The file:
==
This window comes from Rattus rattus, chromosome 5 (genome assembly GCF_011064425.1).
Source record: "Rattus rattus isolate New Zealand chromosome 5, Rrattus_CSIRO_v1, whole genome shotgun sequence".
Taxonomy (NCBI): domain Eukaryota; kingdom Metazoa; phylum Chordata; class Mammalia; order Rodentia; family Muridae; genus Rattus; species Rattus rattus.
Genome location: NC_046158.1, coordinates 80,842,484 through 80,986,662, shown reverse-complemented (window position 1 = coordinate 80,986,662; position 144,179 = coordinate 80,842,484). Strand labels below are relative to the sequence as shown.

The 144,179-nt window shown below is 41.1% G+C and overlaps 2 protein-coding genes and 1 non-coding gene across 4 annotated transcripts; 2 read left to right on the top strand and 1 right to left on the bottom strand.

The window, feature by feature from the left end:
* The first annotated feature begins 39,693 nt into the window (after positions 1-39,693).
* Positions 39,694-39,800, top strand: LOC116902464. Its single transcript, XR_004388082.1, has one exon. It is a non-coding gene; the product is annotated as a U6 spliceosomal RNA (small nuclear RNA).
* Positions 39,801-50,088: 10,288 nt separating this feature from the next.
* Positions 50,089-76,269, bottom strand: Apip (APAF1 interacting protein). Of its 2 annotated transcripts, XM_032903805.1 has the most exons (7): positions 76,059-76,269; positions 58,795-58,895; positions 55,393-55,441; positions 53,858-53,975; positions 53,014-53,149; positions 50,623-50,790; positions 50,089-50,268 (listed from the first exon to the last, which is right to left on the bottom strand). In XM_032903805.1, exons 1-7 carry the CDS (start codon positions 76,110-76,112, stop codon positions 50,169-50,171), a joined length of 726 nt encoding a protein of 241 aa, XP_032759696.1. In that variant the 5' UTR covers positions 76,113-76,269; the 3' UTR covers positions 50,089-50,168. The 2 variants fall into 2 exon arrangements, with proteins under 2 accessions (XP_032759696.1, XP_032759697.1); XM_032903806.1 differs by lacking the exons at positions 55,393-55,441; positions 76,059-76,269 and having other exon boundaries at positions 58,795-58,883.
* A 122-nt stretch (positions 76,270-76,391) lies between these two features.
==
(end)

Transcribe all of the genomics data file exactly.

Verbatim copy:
This window comes from Rattus rattus, chromosome 5 (genome assembly GCF_011064425.1).
Source record: "Rattus rattus isolate New Zealand chromosome 5, Rrattus_CSIRO_v1, whole genome shotgun sequence".
Taxonomy (NCBI): domain Eukaryota; kingdom Metazoa; phylum Chordata; class Mammalia; order Rodentia; family Muridae; genus Rattus; species Rattus rattus.
Genome location: NC_046158.1, coordinates 80,842,484 through 80,986,662, shown reverse-complemented (window position 1 = coordinate 80,986,662; position 144,179 = coordinate 80,842,484). Strand labels below are relative to the sequence as shown.

The 144,179-nt window shown below is 41.1% G+C and overlaps 2 protein-coding genes and 1 non-coding gene across 4 annotated transcripts; 2 read left to right on the top strand and 1 right to left on the bottom strand.

The window, feature by feature from the left end:
* The first annotated feature begins 39,693 nt into the window (after positions 1-39,693).
* Positions 39,694-39,800, top strand: LOC116902464. Its single transcript, XR_004388082.1, has one exon. It is a non-coding gene; the product is annotated as a U6 spliceosomal RNA (small nuclear RNA).
* Positions 39,801-50,088: 10,288 nt separating this feature from the next.
* Positions 50,089-76,269, bottom strand: Apip (APAF1 interacting protein). Of its 2 annotated transcripts, XM_032903805.1 has the most exons (7): positions 76,059-76,269; positions 58,795-58,895; positions 55,393-55,441; positions 53,858-53,975; positions 53,014-53,149; positions 50,623-50,790; positions 50,089-50,268 (listed from the first exon to the last, which is right to left on the bottom strand). In XM_032903805.1, exons 1-7 carry the CDS (start codon positions 76,110-76,112, stop codon positions 50,169-50,171), a joined length of 726 nt encoding a protein of 241 aa, XP_032759696.1. In that variant the 5' UTR covers positions 76,113-76,269; the 3' UTR covers positions 50,089-50,168. The 2 variants fall into 2 exon arrangements, with proteins under 2 accessions (XP_032759696.1, XP_032759697.1); XM_032903806.1 differs by lacking the exons at positions 55,393-55,441; positions 76,059-76,269 and having other exon boundaries at positions 58,795-58,883.
* A 122-nt stretch (positions 76,270-76,391) lies between these two features.